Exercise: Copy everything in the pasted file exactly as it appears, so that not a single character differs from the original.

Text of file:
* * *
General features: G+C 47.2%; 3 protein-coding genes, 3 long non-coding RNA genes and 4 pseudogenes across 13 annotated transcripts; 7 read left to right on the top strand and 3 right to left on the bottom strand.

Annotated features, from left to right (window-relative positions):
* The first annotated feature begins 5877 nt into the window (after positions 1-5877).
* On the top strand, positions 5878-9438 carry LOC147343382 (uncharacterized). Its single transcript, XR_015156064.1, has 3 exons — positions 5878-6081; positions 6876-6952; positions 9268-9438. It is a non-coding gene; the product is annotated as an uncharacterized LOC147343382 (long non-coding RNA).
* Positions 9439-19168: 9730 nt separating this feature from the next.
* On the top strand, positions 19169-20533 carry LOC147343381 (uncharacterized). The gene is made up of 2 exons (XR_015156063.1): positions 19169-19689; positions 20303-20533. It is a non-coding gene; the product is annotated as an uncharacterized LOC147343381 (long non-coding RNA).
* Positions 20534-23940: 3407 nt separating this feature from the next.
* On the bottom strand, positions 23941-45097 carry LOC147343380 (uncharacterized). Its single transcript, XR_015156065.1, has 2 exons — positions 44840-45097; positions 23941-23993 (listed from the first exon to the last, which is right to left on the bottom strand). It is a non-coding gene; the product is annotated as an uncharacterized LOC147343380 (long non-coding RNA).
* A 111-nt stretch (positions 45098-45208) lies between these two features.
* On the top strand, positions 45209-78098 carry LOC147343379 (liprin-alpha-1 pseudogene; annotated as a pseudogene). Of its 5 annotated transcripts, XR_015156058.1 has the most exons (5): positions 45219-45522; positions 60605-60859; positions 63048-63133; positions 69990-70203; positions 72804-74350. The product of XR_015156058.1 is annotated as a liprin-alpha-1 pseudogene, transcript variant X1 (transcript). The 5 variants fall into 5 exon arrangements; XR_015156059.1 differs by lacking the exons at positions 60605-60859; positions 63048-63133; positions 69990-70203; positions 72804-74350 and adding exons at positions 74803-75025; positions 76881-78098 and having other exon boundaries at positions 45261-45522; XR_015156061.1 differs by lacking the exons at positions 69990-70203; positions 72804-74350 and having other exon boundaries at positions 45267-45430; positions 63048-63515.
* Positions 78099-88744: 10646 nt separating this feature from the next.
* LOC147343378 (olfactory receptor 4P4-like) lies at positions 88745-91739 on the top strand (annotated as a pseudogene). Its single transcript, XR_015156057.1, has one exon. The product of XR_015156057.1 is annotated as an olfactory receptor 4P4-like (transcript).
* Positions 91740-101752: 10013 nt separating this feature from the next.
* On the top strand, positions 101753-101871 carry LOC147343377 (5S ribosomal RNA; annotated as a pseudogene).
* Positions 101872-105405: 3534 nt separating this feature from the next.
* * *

General features: G+C 47.2%; 3 protein-coding genes, 3 long non-coding RNA genes and 4 pseudogenes across 13 annotated transcripts; 7 read left to right on the top strand and 3 right to left on the bottom strand.

Annotated features, from left to right (window-relative positions):
* The first annotated feature begins 5877 nt into the window (after positions 1-5877).
* On the top strand, positions 5878-9438 carry LOC147343382 (uncharacterized). Its single transcript, XR_015156064.1, has 3 exons — positions 5878-6081; positions 6876-6952; positions 9268-9438. It is a non-coding gene; the product is annotated as an uncharacterized LOC147343382 (long non-coding RNA).
* Positions 9439-19168: 9730 nt separating this feature from the next.
* On the top strand, positions 19169-20533 carry LOC147343381 (uncharacterized). The gene is made up of 2 exons (XR_015156063.1): positions 19169-19689; positions 20303-20533. It is a non-coding gene; the product is annotated as an uncharacterized LOC147343381 (long non-coding RNA).
* Positions 20534-23940: 3407 nt separating this feature from the next.
* On the bottom strand, positions 23941-45097 carry LOC147343380 (uncharacterized). Its single transcript, XR_015156065.1, has 2 exons — positions 44840-45097; positions 23941-23993 (listed from the first exon to the last, which is right to left on the bottom strand). It is a non-coding gene; the product is annotated as an uncharacterized LOC147343380 (long non-coding RNA).
* A 111-nt stretch (positions 45098-45208) lies between these two features.
* On the top strand, positions 45209-78098 carry LOC147343379 (liprin-alpha-1 pseudogene; annotated as a pseudogene). Of its 5 annotated transcripts, XR_015156058.1 has the most exons (5): positions 45219-45522; positions 60605-60859; positions 63048-63133; positions 69990-70203; positions 72804-74350. The product of XR_015156058.1 is annotated as a liprin-alpha-1 pseudogene, transcript variant X1 (transcript). The 5 variants fall into 5 exon arrangements; XR_015156059.1 differs by lacking the exons at positions 60605-60859; positions 63048-63133; positions 69990-70203; positions 72804-74350 and adding exons at positions 74803-75025; positions 76881-78098 and having other exon boundaries at positions 45261-45522; XR_015156061.1 differs by lacking the exons at positions 69990-70203; positions 72804-74350 and having other exon boundaries at positions 45267-45430; positions 63048-63515.
* Positions 78099-88744: 10646 nt separating this feature from the next.
* LOC147343378 (olfactory receptor 4P4-like) lies at positions 88745-91739 on the top strand (annotated as a pseudogene). Its single transcript, XR_015156057.1, has one exon. The product of XR_015156057.1 is annotated as an olfactory receptor 4P4-like (transcript).
* Positions 91740-101752: 10013 nt separating this feature from the next.
* On the top strand, positions 101753-101871 carry LOC147343377 (5S ribosomal RNA; annotated as a pseudogene).
* Positions 101872-105405: 3534 nt separating this feature from the next.